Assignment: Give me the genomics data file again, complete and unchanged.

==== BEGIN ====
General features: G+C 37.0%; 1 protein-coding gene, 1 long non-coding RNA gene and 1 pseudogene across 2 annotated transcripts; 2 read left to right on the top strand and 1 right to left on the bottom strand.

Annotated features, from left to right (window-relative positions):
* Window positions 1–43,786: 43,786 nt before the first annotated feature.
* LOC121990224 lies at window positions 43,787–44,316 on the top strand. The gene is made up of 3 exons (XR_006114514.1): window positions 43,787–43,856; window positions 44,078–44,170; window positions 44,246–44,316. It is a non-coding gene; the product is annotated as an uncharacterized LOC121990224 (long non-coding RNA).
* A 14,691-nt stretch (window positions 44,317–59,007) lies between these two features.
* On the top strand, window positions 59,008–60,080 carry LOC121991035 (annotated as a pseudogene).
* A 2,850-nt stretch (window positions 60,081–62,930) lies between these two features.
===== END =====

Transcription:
General features: G+C 37.0%; 1 protein-coding gene, 1 long non-coding RNA gene and 1 pseudogene across 2 annotated transcripts; 2 read left to right on the top strand and 1 right to left on the bottom strand.

Annotated features, from left to right (window-relative positions):
* Window positions 1–43,786: 43,786 nt before the first annotated feature.
* LOC121990224 lies at window positions 43,787–44,316 on the top strand. The gene is made up of 3 exons (XR_006114514.1): window positions 43,787–43,856; window positions 44,078–44,170; window positions 44,246–44,316. It is a non-coding gene; the product is annotated as an uncharacterized LOC121990224 (long non-coding RNA).
* A 14,691-nt stretch (window positions 44,317–59,007) lies between these two features.
* On the top strand, window positions 59,008–60,080 carry LOC121991035 (annotated as a pseudogene).
* A 2,850-nt stretch (window positions 60,081–62,930) lies between these two features.